And right then, I had a moment of clarity. He didn’t do it on purpose. I knew that already but somehow hearing it from my five year old made it crystal clear. He didn’t mean to be impatient. He didn’t mean to get that crap all over me. It was an accident caused by a momentary lapse in judgment and just maybe I was being a bit unreasonable.

In different ways, both of my kids touched my heart in that five minute span of time—my daughter, with her fierce loyalty, ready to do battle with a rogue window cleaner to defend my honor and my son with his sweet, forgiving nature and unwavering ability to always see the good instead of the bad.

My kids are awesome. I love them both so very much.

This has been nagging at me all night—I don’t want anyone losing their job over this. I was thinking of calling the store tomorrow and telling the manager that it was an accident and I overreacted butmy husband pointed out that it’s possible nobody ever told the manager and then I would actually be getting someone IN trouble instead of out. *head explodes*


  • Apryl's Antics says:

    If it makes you feel better, they probably all had a good laugh about what a buttmonkey you were and shook it off.

    Just kidding, of course. He really should have waited until you were INSIDE to finish squeegying the window. It’s not like you guys were going to wait around outside until he finished the job.

    • IzzyMom says:

      He walked up to the door at the exact same time as us…I didn’t even know he was a window washer until he “got me.” Dumbass def should have waited.

  • Libby says:

    He didn’t mean to do it. Just like you probably didn’t mean for it to put you over the edge. Things happen.

  • Jack says:

    People have become accustomed to walking around in little bubbles that they forget touch/connect/interact with others.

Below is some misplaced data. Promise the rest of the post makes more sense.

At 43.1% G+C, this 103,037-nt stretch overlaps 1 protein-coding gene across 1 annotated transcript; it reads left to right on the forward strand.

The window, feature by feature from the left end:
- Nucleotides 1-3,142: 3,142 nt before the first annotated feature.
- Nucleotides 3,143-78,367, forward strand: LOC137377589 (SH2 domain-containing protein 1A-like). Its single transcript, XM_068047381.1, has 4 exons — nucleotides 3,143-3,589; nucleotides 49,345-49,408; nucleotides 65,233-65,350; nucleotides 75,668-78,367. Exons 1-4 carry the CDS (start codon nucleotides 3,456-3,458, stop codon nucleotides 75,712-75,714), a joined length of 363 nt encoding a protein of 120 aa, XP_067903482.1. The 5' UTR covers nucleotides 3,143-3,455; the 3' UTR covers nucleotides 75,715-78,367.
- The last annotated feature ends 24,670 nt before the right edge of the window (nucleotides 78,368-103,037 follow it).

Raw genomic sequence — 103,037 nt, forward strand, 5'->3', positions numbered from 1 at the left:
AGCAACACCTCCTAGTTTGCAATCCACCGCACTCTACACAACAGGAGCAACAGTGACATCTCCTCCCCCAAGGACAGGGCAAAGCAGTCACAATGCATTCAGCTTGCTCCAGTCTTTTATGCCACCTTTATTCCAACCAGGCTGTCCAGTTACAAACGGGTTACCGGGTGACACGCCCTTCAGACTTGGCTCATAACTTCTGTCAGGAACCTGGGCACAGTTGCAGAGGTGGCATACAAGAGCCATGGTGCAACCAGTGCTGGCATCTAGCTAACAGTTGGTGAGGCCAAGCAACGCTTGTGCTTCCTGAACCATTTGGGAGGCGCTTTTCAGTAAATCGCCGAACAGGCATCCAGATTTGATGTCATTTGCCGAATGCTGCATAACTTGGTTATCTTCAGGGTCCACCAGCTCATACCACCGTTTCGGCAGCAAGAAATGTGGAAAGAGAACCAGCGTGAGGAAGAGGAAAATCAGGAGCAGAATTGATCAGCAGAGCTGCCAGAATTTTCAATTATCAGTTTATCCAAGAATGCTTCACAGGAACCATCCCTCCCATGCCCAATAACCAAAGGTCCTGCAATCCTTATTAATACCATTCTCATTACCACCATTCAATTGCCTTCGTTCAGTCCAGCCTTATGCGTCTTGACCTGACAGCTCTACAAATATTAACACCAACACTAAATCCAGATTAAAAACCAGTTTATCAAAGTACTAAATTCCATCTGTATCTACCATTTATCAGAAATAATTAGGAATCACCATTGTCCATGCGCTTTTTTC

• IzzyMom says:

      If there’s one thing I want to make sure I teach my kids, it’s that—you are not in a bubble; the decisions you make affect other people; THINK FIRST.

  • JenGid says:

    Don’t worry, your husband is probably right. They let you vent and went about their business. I love it when perspective is served up by my kids, so much easier to swallow.

  • Kids. I hate when they spew pearls of wisdom and make me look like an idiot. ;-)

  • FireMom says:

    At the very least, it made for good blog fodder, no?

    Sorry you got Windexed. And then schooled by your kid. Which is really what makes it worse, doesn’t it? Man, those kids. They get me every time.

  • Kristina says:

    Ah i would have made a scene but wont… just wanted… like you did….

    Being a mom makes one a better person! Kudos for correcting the message to your daughter.

  • S says:

    OMG- hilarious- as a fellow mom (new to the world of blogging) I totally appreciate this entry. I so there with you in this mindset- we all have those days where for whatever reason we are ready to fly off the handle. Mine often happen when I’m driving my kids all over town and some dumbass cuts me off or simply stops for no reason- I tend to blurt things out that I shouldn’t- that’s probably how my 5 year old learned the not-so-nice phrase “chubb-sickle” for the not-so-skinny man taking his time to walk in front of our car (causing us to miss the light).
    I love how your kids came to your side, each in their own way. Isn’t it great how we learn so much from them every day?

  • Gina says:

    I thought it was usually girls who have a more forgiving nature, and boys tend to regard “punching in the face” as a solution to any problem. Not a very typical reaction in this case at least from the gender standpoint.